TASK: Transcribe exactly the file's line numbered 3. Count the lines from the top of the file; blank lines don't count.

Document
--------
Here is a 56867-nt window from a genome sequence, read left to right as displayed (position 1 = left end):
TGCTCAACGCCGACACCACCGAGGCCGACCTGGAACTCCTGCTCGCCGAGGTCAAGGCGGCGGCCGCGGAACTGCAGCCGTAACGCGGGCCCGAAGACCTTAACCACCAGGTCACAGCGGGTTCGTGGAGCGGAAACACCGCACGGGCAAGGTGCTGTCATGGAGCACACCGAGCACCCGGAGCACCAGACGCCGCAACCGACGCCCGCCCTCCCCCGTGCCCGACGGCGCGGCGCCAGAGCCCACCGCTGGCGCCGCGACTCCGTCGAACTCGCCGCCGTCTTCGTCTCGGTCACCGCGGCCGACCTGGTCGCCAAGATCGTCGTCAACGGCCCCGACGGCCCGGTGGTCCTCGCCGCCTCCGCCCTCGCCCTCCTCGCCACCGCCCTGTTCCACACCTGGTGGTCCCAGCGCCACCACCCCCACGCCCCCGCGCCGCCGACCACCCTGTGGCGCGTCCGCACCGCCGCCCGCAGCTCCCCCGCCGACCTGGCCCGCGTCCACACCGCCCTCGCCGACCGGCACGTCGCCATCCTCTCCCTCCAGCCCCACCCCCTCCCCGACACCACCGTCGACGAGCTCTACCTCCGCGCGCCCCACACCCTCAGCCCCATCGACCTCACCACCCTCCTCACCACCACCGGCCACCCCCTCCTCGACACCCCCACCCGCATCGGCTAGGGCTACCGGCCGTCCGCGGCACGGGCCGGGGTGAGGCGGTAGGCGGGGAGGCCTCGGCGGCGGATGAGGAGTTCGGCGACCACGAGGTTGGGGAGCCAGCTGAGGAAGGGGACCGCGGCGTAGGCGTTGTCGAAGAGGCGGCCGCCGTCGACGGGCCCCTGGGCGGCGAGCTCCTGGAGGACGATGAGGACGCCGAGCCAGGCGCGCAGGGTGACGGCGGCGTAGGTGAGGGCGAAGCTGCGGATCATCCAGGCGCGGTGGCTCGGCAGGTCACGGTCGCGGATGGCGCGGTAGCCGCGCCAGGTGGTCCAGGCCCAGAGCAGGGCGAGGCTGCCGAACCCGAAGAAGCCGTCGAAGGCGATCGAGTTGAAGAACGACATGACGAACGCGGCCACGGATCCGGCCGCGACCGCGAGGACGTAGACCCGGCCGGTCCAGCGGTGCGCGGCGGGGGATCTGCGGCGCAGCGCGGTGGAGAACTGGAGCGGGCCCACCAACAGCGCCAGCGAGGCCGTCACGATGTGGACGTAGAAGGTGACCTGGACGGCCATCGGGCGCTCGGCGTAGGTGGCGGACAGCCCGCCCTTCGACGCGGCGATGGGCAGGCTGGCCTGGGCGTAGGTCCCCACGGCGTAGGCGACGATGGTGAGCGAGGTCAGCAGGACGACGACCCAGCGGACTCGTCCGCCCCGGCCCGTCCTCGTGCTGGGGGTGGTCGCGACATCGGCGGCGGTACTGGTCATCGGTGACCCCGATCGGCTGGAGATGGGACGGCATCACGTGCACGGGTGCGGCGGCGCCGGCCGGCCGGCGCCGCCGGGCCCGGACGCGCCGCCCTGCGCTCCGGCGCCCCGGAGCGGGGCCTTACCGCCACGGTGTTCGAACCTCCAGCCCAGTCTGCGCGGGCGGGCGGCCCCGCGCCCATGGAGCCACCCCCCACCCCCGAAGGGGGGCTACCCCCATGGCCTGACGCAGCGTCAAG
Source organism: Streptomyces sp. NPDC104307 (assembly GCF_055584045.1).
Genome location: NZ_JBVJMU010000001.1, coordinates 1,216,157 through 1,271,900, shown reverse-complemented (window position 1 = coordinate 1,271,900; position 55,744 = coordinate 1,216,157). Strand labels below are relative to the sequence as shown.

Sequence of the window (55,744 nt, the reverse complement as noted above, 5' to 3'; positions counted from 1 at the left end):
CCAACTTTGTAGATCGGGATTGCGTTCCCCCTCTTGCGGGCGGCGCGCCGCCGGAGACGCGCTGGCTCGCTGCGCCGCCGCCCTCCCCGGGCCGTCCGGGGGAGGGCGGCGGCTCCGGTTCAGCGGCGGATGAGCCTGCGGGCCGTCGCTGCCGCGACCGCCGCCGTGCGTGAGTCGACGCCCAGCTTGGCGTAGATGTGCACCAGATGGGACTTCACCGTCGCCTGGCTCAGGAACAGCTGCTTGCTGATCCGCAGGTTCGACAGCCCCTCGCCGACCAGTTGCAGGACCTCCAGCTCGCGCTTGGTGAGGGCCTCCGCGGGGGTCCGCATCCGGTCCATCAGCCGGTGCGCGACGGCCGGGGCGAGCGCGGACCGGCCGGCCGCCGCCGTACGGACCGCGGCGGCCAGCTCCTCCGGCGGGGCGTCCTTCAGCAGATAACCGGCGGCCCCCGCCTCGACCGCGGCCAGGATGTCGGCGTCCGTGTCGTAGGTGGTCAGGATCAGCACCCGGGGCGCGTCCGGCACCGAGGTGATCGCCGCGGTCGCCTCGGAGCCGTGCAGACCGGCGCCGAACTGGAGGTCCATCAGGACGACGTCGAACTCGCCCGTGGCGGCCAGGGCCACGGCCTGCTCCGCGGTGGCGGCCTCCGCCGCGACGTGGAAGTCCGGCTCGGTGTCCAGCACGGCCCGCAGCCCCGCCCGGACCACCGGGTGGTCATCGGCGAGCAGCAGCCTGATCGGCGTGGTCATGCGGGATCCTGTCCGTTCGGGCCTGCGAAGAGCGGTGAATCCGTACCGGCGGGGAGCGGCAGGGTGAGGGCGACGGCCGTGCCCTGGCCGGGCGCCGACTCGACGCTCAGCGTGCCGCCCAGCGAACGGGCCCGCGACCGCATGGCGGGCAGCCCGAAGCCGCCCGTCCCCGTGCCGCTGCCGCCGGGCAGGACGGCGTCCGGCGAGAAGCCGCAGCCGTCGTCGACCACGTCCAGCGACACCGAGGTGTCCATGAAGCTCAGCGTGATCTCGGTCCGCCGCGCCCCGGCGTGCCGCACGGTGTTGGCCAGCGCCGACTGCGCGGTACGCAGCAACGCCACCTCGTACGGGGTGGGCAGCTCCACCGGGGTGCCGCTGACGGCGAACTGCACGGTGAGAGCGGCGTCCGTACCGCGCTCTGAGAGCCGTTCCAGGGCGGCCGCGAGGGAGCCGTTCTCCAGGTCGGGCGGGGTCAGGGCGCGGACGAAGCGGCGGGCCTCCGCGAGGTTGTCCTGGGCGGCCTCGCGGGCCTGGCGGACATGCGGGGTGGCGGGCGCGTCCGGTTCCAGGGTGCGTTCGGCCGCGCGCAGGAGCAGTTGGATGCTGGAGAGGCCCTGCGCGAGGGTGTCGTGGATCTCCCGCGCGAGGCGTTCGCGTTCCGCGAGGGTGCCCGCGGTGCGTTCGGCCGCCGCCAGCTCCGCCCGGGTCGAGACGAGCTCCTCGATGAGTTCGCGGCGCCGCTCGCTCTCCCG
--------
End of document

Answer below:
Source organism: Streptomyces sp. NPDC104307 (assembly GCF_055584045.1).